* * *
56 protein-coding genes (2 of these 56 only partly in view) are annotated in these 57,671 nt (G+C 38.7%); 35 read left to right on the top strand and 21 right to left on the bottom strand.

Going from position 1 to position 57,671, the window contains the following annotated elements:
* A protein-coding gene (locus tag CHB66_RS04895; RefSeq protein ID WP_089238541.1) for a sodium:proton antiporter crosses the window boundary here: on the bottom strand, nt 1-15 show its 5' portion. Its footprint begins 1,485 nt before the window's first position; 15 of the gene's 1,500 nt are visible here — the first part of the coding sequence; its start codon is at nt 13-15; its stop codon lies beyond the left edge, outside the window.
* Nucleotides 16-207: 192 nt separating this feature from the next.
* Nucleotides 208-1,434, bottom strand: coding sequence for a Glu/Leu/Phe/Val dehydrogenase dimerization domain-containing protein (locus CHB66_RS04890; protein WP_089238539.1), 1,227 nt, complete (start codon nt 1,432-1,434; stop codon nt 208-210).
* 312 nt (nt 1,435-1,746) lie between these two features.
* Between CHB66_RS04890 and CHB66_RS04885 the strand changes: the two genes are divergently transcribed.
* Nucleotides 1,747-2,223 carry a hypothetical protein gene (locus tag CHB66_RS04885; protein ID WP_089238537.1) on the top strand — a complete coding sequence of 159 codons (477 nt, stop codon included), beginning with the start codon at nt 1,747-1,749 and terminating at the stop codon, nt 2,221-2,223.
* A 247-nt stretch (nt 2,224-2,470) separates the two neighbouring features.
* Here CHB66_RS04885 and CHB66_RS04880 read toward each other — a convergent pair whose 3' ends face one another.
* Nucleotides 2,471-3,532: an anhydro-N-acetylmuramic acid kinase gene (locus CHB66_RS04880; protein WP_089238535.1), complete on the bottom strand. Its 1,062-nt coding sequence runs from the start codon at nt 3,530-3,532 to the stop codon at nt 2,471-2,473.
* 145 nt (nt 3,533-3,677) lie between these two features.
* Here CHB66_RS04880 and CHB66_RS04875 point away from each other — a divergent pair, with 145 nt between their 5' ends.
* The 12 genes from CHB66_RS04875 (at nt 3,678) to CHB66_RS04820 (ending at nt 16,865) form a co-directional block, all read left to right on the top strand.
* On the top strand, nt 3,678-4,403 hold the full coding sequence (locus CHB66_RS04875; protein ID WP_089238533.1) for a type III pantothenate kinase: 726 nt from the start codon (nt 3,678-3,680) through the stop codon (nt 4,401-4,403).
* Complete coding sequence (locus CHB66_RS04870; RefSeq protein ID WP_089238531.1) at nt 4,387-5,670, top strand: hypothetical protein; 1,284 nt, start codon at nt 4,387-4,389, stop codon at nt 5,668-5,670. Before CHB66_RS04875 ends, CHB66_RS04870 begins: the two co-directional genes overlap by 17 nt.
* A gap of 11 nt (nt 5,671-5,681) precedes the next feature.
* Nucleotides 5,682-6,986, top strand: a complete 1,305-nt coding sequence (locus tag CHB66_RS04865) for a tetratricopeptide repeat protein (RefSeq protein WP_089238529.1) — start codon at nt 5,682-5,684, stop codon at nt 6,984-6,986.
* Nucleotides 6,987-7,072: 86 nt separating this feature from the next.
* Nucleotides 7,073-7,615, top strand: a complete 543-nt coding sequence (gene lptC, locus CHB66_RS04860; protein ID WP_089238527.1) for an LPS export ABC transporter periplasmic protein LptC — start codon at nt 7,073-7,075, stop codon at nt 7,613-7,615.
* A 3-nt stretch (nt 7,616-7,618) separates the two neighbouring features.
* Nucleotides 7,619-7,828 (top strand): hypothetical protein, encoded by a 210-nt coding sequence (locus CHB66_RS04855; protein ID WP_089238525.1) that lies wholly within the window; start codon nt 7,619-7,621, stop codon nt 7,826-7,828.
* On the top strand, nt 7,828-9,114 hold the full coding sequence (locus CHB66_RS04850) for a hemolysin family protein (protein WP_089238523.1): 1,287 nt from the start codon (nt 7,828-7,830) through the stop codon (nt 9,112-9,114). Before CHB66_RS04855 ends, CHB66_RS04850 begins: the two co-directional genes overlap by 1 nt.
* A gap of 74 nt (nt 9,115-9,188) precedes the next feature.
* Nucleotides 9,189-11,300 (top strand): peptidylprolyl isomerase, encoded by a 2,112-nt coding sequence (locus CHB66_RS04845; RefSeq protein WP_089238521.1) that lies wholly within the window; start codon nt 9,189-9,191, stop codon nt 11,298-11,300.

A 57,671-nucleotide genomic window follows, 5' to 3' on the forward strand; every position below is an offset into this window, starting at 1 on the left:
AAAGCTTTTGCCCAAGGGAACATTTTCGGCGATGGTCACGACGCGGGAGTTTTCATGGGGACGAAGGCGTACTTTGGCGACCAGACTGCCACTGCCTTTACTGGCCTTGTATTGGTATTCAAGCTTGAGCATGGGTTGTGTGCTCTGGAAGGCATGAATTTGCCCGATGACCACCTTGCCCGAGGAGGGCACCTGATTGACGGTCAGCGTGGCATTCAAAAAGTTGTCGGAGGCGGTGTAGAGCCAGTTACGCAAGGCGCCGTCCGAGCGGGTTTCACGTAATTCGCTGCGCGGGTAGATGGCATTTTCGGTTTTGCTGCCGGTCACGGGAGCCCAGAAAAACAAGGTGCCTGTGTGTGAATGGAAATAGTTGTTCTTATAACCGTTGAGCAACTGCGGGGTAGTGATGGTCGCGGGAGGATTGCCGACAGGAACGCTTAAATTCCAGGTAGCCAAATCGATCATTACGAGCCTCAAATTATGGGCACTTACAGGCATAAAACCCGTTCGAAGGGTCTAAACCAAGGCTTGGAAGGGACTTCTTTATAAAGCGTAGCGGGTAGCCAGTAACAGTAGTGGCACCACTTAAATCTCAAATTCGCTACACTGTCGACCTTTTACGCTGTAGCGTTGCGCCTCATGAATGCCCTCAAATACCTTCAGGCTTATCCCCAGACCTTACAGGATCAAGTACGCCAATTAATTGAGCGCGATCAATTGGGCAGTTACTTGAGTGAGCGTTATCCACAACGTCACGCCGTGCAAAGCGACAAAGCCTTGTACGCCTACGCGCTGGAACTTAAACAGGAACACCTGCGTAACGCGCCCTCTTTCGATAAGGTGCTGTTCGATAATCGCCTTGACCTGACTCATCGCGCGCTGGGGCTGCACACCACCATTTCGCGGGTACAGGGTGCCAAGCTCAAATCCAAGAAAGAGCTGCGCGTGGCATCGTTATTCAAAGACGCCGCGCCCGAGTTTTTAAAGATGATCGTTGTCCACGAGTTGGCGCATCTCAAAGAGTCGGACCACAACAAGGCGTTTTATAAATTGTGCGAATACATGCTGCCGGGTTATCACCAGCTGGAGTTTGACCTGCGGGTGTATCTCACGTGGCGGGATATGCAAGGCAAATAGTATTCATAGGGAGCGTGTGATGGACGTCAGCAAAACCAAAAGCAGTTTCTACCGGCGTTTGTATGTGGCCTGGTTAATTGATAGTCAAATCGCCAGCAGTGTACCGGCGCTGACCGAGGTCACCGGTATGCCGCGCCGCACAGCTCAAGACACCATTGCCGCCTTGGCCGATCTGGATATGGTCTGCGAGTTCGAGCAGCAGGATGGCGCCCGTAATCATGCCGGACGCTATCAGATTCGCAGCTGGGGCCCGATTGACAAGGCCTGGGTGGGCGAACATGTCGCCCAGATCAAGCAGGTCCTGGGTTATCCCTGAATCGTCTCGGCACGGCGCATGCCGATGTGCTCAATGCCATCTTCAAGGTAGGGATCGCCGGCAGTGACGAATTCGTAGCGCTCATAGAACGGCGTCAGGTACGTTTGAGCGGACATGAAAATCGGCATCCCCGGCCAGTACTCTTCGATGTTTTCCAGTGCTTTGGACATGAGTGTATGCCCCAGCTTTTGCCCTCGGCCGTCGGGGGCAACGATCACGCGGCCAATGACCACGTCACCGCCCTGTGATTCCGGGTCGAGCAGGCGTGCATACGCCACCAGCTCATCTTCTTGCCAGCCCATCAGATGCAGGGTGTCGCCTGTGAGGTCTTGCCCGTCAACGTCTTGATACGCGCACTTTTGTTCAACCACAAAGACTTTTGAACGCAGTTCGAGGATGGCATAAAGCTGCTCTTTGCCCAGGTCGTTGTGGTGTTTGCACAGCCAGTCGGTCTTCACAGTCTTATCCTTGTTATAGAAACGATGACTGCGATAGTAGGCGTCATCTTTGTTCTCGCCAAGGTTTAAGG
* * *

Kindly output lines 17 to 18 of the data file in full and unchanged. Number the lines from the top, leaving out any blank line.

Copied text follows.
* A gap of 11 nt (nt 5,671-5,681) precedes the next feature.
* Nucleotides 5,682-6,986, top strand: a complete 1,305-nt coding sequence (locus tag CHB66_RS04865) for a tetratricopeptide repeat protein (RefSeq protein WP_089238529.1) — start codon at nt 5,682-5,684, stop codon at nt 6,984-6,986.